You have asked ex-pats to send $1,000 donations. Well, this was a real gem of a move but this could have been made even better if those expats could also get an opportunity to be a permanent part of the Diamer Bhasha Dam’s story. All we need is a “contributor’s wall” on the dam site with name of every expat contributor on it which I hope, is still a workable idea and gives those Pakistanis a value they can cherish for rest of their lives. This would also give them another reason to have a visit to Pakistan just to see their names on the dam site.

So far to get micro donations for Dam from masses, we have a telco-backed campaign going on where someone can donate 10 rs by sending a text message on a short-code. When you send that message all you get in return is an acknowledgment. You feel good about it for a while and that’s where it ends. People generally feel more satisfied if they get something intangible in return. So here is another idea that can contribute to the funds drive.

Post office department is sitting on one of the largest infrastructure setup in Pakistan having physical reach to almost every corner of Pakistan. That gives them the golden opportunity to issue limited- edition ‘Dam Fund Tickets’ worth from 100 to 1,000 Rs., which people could buy as collectibles or to be used for their regular postal needs. And believe me, there would be people buying entire strips of those tickets to be framed and hanged on their walls as a receipt of their service to the nation.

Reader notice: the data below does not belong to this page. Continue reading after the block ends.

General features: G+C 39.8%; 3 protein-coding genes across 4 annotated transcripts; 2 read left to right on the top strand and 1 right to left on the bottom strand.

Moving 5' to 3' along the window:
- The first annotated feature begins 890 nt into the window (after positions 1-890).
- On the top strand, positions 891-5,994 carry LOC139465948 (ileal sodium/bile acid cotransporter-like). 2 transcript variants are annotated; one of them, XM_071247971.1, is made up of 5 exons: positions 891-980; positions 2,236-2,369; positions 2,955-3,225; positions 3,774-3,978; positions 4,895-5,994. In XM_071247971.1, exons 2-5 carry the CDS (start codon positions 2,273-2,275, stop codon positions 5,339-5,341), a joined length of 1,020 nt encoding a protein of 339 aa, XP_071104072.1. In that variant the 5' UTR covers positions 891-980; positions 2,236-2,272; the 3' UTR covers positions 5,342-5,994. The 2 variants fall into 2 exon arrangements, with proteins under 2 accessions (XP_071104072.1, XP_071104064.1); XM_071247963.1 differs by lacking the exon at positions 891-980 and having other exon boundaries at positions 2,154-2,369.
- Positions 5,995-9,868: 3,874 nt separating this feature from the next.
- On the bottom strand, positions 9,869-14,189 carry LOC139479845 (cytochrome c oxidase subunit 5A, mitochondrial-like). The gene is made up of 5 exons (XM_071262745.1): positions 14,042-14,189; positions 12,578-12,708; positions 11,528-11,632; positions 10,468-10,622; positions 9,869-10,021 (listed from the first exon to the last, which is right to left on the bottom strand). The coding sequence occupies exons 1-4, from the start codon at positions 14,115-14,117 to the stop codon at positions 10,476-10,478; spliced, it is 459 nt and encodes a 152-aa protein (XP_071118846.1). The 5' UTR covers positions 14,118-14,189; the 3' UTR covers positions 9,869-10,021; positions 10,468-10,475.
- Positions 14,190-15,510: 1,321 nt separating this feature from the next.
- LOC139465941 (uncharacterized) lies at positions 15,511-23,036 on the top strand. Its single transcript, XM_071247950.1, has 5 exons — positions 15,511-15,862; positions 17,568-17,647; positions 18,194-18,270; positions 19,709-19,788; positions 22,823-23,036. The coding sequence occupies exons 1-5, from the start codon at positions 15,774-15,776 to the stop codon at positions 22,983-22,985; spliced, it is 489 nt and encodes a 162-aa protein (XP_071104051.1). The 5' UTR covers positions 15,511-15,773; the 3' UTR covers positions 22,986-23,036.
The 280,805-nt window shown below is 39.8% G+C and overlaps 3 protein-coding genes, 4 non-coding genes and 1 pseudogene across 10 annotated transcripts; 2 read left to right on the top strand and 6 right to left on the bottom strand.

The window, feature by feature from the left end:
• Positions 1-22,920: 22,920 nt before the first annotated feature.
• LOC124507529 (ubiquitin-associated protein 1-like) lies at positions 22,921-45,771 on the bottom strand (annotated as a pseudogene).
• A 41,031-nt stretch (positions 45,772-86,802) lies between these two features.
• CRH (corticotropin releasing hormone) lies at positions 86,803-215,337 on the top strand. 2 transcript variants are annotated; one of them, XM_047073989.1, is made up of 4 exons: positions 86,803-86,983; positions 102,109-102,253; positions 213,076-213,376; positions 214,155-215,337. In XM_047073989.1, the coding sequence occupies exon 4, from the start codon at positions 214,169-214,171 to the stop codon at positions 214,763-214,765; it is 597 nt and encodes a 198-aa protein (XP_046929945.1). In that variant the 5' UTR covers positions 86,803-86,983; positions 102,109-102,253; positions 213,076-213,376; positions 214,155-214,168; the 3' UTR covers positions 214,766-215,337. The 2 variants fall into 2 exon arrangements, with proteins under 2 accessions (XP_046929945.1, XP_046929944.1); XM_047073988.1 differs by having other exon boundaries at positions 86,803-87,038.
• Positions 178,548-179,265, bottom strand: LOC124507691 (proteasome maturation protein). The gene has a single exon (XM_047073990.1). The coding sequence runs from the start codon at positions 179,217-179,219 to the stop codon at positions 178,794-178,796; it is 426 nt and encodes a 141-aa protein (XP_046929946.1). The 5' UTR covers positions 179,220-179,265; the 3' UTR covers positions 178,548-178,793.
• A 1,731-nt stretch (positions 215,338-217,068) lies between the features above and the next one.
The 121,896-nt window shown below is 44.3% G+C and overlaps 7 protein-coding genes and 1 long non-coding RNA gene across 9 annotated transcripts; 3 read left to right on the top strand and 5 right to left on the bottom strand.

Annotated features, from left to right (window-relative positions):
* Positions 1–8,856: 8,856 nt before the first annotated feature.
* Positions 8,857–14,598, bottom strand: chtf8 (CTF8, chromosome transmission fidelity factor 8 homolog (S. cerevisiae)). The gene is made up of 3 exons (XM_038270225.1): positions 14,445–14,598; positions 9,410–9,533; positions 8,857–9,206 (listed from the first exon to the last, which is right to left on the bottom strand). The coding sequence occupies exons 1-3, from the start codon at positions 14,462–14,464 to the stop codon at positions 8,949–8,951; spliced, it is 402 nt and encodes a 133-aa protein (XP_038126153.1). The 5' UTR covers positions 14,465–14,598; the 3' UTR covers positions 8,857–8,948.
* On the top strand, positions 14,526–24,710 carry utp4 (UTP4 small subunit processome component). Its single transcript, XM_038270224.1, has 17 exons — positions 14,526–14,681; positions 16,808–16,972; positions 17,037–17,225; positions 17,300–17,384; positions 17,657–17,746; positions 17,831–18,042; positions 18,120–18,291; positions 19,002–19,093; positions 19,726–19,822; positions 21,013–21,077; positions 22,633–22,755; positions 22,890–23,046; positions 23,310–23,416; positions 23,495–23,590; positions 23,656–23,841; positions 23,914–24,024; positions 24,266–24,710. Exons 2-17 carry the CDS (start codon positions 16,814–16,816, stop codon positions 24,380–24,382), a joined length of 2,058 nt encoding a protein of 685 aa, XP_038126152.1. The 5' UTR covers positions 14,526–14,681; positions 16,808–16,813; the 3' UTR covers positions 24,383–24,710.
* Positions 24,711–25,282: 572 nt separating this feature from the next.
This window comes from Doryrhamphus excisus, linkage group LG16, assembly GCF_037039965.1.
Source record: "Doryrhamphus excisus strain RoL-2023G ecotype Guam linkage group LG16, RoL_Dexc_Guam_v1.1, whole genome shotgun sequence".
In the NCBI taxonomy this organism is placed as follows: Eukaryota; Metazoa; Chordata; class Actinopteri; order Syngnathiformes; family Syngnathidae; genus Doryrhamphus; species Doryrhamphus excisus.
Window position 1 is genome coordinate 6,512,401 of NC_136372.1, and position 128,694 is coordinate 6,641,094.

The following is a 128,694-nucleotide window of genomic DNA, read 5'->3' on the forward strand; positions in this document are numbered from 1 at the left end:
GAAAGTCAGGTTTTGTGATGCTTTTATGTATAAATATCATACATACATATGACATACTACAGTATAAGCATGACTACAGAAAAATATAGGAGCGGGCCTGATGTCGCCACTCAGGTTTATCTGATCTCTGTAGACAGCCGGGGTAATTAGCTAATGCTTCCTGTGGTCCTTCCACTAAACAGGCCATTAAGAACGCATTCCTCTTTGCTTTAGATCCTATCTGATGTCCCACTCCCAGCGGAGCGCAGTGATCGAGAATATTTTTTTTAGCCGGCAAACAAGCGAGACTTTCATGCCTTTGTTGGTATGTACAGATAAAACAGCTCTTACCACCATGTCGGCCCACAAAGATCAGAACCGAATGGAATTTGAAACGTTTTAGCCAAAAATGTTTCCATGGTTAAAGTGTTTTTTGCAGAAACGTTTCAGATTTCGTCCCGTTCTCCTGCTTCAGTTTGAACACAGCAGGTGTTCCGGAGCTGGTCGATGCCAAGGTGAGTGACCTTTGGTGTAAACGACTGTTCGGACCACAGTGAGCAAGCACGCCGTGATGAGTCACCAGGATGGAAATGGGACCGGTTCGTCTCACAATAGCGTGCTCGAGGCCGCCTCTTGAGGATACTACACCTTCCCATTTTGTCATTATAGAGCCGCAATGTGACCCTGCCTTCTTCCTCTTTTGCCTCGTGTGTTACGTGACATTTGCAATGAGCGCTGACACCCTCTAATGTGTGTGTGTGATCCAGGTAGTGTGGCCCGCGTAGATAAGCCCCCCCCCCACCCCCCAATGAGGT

All of the above decisions can further be made irresistible by offering some interesting rewards that are more intrinsic in nature for all of the funds-drive participants. For example, a raffle system can be introduced where people who are visiting these places or buying stamp tickets and ex-pats donating their dollars can be given a chance to spend a night in one of these residences, a personal thank you note signed by the premier, a photo opportunity with the president, or may be a meeting with a celebrity.

Some of the above ideas require no or minimum structural or even procedural changes and the ones that require some extra work for example the raffle system, PITB can help there. They have quite a lot of excellent initiatives on their credit and have a great team at your disposal. They can quickly roll out something to manage the system.

So Mr. Prime Minister, a bit of openness and creativity in your approach can really go a long way in not only quickly turning around on financial side but also help build a better nation in the process. Do not dare waste this chance you have been given! Please! You may not get another one and no, you would not be forgiven if you failed us.

Lastly, I would urge my readers to help spread the word if whatever I am saying makes any sense. Make sure, people who are in the position to influence these changes know about these changes. Make sure people who are in power do not take us, the public, and our opinion for granted. Make sure voice of a common Pakistani like yourself is heard. Help yourself to help make Pakistan a better place to live. Long live Pakistan.